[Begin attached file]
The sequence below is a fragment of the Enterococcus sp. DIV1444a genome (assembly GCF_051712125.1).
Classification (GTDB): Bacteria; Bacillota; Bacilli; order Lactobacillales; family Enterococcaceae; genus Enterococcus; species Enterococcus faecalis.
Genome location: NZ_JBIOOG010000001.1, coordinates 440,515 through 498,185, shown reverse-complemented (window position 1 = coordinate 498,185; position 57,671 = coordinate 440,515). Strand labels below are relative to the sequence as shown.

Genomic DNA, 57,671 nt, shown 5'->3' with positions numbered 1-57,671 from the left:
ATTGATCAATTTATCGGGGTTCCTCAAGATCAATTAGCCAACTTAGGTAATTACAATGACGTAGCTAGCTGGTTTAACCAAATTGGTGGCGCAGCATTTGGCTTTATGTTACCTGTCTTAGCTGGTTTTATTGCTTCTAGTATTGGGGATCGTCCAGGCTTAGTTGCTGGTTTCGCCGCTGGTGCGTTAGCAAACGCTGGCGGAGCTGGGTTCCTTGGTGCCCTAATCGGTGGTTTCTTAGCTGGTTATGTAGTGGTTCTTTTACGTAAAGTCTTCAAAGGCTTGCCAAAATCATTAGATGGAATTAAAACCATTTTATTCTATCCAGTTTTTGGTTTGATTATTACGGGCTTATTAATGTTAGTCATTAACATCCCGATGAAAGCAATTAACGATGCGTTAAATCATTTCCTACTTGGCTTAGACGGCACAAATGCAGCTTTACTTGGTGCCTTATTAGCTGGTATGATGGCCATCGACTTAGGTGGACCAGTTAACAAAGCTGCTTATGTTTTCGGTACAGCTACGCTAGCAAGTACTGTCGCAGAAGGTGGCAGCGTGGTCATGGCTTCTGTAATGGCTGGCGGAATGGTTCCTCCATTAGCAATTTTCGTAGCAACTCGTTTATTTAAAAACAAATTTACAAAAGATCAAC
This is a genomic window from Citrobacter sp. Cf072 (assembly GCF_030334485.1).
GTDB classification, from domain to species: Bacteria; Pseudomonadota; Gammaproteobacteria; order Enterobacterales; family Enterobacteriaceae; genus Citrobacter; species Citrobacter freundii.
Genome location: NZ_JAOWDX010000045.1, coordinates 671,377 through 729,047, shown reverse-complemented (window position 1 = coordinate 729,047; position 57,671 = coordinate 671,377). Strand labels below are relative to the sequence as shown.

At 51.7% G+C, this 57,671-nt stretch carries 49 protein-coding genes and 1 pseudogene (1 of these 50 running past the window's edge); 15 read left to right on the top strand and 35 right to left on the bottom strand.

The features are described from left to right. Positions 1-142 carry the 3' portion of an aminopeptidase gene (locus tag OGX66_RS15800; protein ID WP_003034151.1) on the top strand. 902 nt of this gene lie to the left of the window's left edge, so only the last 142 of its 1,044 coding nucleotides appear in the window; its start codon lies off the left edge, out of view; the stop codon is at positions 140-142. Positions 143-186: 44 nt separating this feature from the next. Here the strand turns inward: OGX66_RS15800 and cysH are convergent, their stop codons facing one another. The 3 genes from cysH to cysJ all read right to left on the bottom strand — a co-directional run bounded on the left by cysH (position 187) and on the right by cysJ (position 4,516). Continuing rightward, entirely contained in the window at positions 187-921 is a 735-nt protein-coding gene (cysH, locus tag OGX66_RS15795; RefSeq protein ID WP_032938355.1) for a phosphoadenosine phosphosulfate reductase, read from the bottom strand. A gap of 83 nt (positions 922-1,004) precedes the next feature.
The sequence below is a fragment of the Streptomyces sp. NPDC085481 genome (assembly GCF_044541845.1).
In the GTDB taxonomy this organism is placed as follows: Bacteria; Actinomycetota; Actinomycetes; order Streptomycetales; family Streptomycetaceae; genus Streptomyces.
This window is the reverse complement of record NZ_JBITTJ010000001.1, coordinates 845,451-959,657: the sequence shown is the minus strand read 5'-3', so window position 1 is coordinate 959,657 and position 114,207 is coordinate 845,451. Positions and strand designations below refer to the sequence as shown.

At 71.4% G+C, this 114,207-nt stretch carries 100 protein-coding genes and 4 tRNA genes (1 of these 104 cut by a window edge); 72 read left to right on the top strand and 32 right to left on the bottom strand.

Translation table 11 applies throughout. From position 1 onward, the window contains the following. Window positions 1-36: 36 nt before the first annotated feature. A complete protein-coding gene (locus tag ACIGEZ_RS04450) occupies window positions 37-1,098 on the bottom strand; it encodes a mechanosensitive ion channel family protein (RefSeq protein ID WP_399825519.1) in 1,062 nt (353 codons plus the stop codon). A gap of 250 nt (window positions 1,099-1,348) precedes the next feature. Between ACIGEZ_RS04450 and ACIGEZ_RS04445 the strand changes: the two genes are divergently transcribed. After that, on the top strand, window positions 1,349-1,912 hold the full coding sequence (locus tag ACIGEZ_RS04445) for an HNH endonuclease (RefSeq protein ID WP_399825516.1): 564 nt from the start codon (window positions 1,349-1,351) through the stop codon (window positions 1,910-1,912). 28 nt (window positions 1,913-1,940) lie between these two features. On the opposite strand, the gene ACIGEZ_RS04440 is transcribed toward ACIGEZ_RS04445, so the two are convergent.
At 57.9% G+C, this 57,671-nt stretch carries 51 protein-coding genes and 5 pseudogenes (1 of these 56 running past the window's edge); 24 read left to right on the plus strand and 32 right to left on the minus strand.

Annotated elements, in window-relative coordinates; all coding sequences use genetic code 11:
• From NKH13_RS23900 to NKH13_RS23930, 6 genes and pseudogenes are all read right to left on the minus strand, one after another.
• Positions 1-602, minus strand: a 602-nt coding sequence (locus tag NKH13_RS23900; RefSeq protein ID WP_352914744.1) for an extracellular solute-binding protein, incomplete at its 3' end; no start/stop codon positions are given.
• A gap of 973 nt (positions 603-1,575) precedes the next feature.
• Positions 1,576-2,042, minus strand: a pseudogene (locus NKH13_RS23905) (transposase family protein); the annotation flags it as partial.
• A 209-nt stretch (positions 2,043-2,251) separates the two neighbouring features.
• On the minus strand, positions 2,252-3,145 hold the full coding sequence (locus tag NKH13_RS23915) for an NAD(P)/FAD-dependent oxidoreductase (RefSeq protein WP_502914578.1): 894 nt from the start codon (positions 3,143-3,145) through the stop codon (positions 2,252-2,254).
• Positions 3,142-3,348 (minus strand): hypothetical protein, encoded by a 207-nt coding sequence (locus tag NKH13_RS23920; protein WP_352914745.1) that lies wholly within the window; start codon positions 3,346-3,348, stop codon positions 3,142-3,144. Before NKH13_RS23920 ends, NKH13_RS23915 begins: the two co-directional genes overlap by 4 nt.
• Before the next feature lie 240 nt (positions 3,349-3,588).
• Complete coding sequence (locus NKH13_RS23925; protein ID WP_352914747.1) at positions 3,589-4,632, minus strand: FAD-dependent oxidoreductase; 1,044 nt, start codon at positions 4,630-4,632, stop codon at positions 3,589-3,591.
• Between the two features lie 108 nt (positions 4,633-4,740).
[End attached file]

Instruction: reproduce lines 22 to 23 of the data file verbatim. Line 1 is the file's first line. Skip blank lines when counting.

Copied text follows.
• A 209-nt stretch (positions 2,043-2,251) separates the two neighbouring features.
• On the minus strand, positions 2,252-3,145 hold the full coding sequence (locus tag NKH13_RS23915) for an NAD(P)/FAD-dependent oxidoreductase (RefSeq protein WP_502914578.1): 894 nt from the start codon (positions 3,143-3,145) through the stop codon (positions 2,252-2,254).